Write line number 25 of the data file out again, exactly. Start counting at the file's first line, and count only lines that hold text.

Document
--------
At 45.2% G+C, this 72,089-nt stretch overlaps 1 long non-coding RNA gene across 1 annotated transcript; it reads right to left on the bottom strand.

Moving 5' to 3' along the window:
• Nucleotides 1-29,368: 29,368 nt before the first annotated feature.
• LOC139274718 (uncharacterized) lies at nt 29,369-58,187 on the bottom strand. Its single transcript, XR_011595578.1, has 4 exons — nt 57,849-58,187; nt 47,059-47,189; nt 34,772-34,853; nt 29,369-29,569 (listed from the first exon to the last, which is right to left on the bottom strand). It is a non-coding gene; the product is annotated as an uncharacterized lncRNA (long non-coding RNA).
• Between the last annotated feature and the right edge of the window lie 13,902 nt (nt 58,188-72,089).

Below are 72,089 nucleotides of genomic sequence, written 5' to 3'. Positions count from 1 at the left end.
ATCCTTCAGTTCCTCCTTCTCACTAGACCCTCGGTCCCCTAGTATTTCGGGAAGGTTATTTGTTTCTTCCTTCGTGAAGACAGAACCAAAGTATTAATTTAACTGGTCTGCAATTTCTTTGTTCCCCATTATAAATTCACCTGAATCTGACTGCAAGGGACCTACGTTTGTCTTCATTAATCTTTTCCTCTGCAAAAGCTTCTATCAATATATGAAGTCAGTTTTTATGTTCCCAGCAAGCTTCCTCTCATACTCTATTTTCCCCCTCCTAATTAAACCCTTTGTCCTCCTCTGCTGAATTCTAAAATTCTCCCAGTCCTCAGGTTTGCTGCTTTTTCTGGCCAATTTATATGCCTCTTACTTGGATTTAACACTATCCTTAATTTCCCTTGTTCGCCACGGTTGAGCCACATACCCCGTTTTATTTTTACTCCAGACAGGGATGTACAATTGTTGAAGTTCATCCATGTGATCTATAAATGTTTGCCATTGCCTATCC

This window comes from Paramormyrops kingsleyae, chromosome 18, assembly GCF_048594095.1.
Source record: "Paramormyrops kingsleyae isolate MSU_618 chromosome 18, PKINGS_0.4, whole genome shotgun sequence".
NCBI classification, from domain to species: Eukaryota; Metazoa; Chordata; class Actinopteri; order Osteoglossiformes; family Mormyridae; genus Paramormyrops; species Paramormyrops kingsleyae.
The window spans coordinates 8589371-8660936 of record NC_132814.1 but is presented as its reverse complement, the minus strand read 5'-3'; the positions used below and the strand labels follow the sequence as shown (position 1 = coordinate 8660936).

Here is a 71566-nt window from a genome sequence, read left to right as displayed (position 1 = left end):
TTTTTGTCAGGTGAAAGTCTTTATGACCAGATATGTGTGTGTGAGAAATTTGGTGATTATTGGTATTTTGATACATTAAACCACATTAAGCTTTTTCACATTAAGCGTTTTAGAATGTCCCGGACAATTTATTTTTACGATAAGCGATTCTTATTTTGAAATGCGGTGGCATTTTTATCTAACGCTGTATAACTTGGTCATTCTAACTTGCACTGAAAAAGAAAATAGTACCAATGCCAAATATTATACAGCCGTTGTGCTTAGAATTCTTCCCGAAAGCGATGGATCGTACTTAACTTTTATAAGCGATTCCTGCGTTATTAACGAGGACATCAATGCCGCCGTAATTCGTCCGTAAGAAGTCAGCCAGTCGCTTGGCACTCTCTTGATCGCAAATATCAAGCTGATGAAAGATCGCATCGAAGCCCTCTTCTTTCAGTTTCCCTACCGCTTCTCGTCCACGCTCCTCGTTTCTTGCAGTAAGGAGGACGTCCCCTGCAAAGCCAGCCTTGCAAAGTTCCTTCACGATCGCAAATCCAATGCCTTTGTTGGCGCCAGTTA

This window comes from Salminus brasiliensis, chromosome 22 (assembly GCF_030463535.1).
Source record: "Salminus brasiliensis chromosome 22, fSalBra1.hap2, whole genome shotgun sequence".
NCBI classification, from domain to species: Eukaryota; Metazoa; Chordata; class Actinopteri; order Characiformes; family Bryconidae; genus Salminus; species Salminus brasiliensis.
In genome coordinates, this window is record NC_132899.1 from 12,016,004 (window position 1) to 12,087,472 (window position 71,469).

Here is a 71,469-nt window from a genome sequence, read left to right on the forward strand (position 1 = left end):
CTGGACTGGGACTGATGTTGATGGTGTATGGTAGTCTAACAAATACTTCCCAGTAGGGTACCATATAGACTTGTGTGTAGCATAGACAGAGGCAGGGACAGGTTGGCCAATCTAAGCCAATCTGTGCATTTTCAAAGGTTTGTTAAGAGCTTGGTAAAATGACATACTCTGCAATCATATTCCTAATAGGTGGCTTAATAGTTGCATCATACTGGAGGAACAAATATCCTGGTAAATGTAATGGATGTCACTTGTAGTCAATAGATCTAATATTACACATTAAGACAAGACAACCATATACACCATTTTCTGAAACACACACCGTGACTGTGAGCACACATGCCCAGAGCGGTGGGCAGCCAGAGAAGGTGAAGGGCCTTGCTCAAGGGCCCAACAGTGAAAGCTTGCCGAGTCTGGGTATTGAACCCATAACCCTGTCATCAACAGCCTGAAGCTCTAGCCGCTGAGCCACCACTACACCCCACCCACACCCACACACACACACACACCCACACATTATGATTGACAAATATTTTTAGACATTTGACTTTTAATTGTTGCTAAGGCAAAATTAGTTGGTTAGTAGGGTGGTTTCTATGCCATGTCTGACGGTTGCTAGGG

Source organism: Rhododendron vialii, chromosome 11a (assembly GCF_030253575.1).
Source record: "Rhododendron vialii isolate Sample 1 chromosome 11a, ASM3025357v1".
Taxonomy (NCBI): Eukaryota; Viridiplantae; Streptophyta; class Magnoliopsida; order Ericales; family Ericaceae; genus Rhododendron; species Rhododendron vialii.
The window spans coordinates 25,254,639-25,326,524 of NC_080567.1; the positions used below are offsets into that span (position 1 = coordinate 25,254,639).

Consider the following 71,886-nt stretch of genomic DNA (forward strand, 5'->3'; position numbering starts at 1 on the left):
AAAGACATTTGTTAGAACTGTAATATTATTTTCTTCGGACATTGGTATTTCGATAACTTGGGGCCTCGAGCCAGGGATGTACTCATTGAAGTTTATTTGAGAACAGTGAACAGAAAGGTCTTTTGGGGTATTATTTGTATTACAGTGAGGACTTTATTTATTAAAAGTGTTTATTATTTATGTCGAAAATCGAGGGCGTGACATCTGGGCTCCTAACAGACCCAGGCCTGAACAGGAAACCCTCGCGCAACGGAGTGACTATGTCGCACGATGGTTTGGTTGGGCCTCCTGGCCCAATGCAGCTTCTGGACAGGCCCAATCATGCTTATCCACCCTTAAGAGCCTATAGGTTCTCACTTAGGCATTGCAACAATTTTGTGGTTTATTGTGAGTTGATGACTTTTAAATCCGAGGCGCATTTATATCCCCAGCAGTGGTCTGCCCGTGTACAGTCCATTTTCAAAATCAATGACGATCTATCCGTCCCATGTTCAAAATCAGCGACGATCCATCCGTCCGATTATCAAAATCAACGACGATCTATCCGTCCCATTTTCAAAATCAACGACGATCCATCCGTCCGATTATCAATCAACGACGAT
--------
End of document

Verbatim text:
AAAGACATTTGTTAGAACTGTAATATTATTTTCTTCGGACATTGGTATTTCGATAACTTGGGGCCTCGAGCCAGGGATGTACTCATTGAAGTTTATTTGAGAACAGTGAACAGAAAGGTCTTTTGGGGTATTATTTGTATTACAGTGAGGACTTTATTTATTAAAAGTGTTTATTATTTATGTCGAAAATCGAGGGCGTGACATCTGGGCTCCTAACAGACCCAGGCCTGAACAGGAAACCCTCGCGCAACGGAGTGACTATGTCGCACGATGGTTTGGTTGGGCCTCCTGGCCCAATGCAGCTTCTGGACAGGCCCAATCATGCTTATCCACCCTTAAGAGCCTATAGGTTCTCACTTAGGCATTGCAACAATTTTGTGGTTTATTGTGAGTTGATGACTTTTAAATCCGAGGCGCATTTATATCCCCAGCAGTGGTCTGCCCGTGTACAGTCCATTTTCAAAATCAATGACGATCTATCCGTCCCATGTTCAAAATCAGCGACGATCCATCCGTCCGATTATCAAAATCAACGACGATCTATCCGTCCCATTTTCAAAATCAACGACGATCCATCCGTCCGATTATCAATCAACGACGAT